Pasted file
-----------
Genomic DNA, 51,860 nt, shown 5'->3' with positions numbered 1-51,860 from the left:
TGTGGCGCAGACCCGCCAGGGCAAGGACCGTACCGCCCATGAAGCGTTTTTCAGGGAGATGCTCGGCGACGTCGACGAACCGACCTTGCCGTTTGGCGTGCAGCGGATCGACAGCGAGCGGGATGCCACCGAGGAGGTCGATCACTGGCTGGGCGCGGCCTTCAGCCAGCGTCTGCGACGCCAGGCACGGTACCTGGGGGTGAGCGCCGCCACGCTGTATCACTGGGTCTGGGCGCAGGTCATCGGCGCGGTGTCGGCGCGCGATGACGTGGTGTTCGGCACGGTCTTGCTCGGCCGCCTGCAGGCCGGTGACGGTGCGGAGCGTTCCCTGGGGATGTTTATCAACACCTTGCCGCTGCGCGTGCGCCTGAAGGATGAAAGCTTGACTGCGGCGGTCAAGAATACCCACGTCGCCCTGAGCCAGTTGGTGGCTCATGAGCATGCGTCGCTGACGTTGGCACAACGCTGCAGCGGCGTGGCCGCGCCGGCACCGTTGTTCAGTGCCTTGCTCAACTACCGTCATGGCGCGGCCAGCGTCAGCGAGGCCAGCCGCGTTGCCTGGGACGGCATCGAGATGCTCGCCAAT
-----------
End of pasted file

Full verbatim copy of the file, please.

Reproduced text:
Genomic DNA, 51,860 nt, shown 5'->3' with positions numbered 1-51,860 from the left:
TGTGGCGCAGACCCGCCAGGGCAAGGACCGTACCGCCCATGAAGCGTTTTTCAGGGAGATGCTCGGCGACGTCGACGAACCGACCTTGCCGTTTGGCGTGCAGCGGATCGACAGCGAGCGGGATGCCACCGAGGAGGTCGATCACTGGCTGGGCGCGGCCTTCAGCCAGCGTCTGCGACGCCAGGCACGGTACCTGGGGGTGAGCGCCGCCACGCTGTATCACTGGGTCTGGGCGCAGGTCATCGGCGCGGTGTCGGCGCGCGATGACGTGGTGTTCGGCACGGTCTTGCTCGGCCGCCTGCAGGCCGGTGACGGTGCGGAGCGTTCCCTGGGGATGTTTATCAACACCTTGCCGCTGCGCGTGCGCCTGAAGGATGAAAGCTTGACTGCGGCGGTCAAGAATACCCACGTCGCCCTGAGCCAGTTGGTGGCTCATGAGCATGCGTCGCTGACGTTGGCACAACGCTGCAGCGGCGTGGCCGCGCCGGCACCGTTGTTCAGTGCCTTGCTCAACTACCGTCATGGCGCGGCCAGCGTCAGCGAGGCCAGCCGCGTTGCCTGGGACGGCATCGAGATGCTCGCCAAT